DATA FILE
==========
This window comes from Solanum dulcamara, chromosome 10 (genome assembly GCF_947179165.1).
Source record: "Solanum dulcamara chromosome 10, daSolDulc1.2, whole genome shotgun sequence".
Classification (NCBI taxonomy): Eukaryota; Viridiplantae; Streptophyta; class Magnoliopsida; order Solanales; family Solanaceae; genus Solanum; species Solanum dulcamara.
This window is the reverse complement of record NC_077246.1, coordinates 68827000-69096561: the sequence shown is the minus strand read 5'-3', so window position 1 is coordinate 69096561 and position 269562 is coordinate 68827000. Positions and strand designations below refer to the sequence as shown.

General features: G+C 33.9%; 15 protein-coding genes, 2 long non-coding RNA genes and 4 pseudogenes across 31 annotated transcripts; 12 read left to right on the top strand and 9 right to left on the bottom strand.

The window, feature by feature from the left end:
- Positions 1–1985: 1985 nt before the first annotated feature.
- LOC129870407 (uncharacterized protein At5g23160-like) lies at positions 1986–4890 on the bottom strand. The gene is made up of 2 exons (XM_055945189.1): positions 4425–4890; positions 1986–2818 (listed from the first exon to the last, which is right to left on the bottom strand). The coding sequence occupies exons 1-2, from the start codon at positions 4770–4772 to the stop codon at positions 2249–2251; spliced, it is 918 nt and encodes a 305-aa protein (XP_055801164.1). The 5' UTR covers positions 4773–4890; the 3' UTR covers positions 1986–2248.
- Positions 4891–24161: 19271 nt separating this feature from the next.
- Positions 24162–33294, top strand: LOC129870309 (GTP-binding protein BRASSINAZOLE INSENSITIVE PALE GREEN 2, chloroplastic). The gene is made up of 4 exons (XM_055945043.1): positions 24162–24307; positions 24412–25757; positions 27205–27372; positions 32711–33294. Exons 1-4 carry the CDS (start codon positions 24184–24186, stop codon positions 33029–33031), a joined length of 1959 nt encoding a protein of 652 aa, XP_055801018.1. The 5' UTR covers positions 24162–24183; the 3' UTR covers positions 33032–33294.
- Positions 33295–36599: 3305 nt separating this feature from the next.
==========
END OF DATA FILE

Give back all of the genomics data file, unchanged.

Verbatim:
This window comes from Solanum dulcamara, chromosome 10 (genome assembly GCF_947179165.1).
Source record: "Solanum dulcamara chromosome 10, daSolDulc1.2, whole genome shotgun sequence".
Classification (NCBI taxonomy): Eukaryota; Viridiplantae; Streptophyta; class Magnoliopsida; order Solanales; family Solanaceae; genus Solanum; species Solanum dulcamara.
This window is the reverse complement of record NC_077246.1, coordinates 68827000-69096561: the sequence shown is the minus strand read 5'-3', so window position 1 is coordinate 69096561 and position 269562 is coordinate 68827000. Positions and strand designations below refer to the sequence as shown.

General features: G+C 33.9%; 15 protein-coding genes, 2 long non-coding RNA genes and 4 pseudogenes across 31 annotated transcripts; 12 read left to right on the top strand and 9 right to left on the bottom strand.

The window, feature by feature from the left end:
- Positions 1–1985: 1985 nt before the first annotated feature.
- LOC129870407 (uncharacterized protein At5g23160-like) lies at positions 1986–4890 on the bottom strand. The gene is made up of 2 exons (XM_055945189.1): positions 4425–4890; positions 1986–2818 (listed from the first exon to the last, which is right to left on the bottom strand). The coding sequence occupies exons 1-2, from the start codon at positions 4770–4772 to the stop codon at positions 2249–2251; spliced, it is 918 nt and encodes a 305-aa protein (XP_055801164.1). The 5' UTR covers positions 4773–4890; the 3' UTR covers positions 1986–2248.
- Positions 4891–24161: 19271 nt separating this feature from the next.
- Positions 24162–33294, top strand: LOC129870309 (GTP-binding protein BRASSINAZOLE INSENSITIVE PALE GREEN 2, chloroplastic). The gene is made up of 4 exons (XM_055945043.1): positions 24162–24307; positions 24412–25757; positions 27205–27372; positions 32711–33294. Exons 1-4 carry the CDS (start codon positions 24184–24186, stop codon positions 33029–33031), a joined length of 1959 nt encoding a protein of 652 aa, XP_055801018.1. The 5' UTR covers positions 24162–24183; the 3' UTR covers positions 33032–33294.
- Positions 33295–36599: 3305 nt separating this feature from the next.